The UA Global Summit gave me the confidence to embark on a completely new adventure. I was offered a placement on a fantastic and prestigious graduate program before the Summit, but on the train home I knew I wouldn’t take it. Instead I asked a very inspirational lady could I come work for her where I was offered an internship that completely changed the path I took.

Consequently I decided to do a Masters in Innovation Commercialisation and Entrepreneurship which is something I would have never before considered, (I didn’t even use mobile applications on my phone and I was about to undertake an MSc that had technology at its core). It was a risky move but as I am a few months short of completing that Masters, having recently returned home from participating in the International Graduate Competition in Montreal, I know in my heart that I would never have taken this route if I did not submit to the UA and thus attend the UA Global Summit which invariably led me down the path less travelled to the point I am at today.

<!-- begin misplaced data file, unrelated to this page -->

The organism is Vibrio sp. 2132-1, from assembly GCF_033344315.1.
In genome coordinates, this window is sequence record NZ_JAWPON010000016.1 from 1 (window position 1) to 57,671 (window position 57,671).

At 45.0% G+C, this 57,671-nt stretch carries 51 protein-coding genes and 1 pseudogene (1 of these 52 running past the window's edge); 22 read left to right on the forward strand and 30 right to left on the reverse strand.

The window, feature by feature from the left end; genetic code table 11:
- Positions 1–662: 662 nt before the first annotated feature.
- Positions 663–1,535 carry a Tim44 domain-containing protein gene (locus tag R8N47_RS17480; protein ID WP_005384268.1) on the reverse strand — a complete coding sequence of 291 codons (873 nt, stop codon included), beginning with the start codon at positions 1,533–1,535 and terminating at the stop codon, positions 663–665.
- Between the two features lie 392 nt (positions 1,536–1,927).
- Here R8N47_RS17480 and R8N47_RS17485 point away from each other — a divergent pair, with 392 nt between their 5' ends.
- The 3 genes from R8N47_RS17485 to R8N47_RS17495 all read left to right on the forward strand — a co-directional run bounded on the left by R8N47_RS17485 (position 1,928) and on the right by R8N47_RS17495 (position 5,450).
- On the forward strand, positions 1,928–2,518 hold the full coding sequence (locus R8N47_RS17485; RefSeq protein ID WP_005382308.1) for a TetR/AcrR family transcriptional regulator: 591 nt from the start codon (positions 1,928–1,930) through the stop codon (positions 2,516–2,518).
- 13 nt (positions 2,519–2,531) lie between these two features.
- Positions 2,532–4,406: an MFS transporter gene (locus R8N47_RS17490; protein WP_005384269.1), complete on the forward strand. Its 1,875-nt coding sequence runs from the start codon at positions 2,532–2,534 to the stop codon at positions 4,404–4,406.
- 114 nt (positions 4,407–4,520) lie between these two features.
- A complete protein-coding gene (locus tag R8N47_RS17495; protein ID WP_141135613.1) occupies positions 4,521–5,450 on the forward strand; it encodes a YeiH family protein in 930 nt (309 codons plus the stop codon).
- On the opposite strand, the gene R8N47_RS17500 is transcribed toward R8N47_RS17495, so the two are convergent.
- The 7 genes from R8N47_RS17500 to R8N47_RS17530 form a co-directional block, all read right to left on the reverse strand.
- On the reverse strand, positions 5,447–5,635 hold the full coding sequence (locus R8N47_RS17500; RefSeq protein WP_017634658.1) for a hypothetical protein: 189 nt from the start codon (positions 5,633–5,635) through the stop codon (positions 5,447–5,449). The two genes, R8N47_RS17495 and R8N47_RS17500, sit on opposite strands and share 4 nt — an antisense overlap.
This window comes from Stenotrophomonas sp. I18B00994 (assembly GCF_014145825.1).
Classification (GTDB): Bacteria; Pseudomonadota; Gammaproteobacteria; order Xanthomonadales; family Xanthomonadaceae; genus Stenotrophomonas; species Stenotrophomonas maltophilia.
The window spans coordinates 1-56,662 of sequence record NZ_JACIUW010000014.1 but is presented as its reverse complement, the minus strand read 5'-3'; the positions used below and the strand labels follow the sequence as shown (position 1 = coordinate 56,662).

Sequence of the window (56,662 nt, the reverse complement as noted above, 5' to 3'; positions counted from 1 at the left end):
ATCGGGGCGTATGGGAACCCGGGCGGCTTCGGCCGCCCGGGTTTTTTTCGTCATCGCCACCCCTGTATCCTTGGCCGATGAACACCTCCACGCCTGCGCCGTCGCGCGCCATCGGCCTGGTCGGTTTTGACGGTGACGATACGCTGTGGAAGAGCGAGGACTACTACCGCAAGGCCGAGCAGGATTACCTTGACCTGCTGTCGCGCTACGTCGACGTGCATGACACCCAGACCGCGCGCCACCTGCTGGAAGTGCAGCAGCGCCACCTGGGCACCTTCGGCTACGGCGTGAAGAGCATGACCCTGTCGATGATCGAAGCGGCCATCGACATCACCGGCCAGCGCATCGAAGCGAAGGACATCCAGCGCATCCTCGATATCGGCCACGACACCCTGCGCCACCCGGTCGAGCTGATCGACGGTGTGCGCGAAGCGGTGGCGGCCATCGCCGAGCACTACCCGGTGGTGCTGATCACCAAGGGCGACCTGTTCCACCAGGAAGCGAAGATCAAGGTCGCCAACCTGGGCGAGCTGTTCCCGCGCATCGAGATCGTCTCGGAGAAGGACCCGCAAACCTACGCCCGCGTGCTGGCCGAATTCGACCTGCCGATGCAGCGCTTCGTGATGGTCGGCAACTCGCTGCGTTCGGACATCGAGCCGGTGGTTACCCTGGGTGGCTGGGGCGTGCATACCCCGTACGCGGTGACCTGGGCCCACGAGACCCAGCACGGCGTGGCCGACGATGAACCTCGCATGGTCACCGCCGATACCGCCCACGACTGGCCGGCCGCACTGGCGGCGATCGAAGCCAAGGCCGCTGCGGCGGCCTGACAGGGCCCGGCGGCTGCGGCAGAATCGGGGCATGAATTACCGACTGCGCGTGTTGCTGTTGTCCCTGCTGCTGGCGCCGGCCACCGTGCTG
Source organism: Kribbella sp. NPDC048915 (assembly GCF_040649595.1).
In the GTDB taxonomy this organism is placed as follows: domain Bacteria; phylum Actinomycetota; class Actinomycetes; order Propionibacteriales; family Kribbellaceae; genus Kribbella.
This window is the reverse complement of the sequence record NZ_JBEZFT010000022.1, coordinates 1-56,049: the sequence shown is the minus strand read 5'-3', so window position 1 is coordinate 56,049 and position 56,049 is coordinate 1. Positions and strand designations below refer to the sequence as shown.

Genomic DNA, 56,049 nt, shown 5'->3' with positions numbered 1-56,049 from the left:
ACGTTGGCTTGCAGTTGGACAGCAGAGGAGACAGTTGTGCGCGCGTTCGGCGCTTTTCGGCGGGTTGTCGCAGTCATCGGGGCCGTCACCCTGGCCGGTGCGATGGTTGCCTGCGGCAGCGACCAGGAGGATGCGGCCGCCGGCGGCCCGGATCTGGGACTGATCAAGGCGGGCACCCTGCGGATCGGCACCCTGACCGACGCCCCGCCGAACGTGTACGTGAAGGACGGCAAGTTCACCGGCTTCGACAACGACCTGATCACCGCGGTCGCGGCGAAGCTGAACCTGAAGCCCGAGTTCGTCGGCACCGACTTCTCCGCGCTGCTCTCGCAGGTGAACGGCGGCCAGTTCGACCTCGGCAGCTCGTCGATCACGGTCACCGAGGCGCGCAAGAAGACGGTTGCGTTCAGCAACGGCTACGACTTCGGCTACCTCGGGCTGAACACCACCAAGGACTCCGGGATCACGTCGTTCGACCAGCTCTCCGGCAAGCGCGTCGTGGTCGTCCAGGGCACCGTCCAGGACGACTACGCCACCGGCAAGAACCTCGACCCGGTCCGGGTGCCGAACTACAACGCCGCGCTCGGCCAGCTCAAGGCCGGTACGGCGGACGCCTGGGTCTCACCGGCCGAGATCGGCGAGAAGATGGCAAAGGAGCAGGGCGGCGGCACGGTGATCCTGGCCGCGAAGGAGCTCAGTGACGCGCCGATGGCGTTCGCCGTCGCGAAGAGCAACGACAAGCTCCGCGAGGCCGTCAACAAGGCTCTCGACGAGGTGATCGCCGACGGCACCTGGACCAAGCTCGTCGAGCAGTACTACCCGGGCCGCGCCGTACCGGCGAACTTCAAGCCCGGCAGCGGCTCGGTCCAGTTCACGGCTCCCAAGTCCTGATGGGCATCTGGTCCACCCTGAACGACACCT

I shout it from the rooftops, the UA Global Summit offers you the opportunity of a lifetime! I implore, urge and plead ANYONE who reads this, or walks by a UA poster to submit your work!

At the end of the day, however, it boils down to the decision that is made – to submit or not? Certainly that one decision I made shaped me in ways I would never have expected. In the words of F.W. Boreham, “We make our decisions, and then our decisions turn around and make us.”

What will your decision be?

Submissions are open until June 2nd 2014. Students in the penultimate and final year of their degree are eligible to submit, as well as those who graduated from their degree in 2013. The submission page is available to view here.

Judges Confirmed from Australia, UK and Ireland

The UA Team continues to work hard in putting together the panels of academics and industry experts to judge each of the 25 categories.

We are delighted to confirm three more extremely high-calibre academics as the Chair Judges for the Earth & Environmental Sciences, International Relations & Politics, and Nursing & Midwifery categories.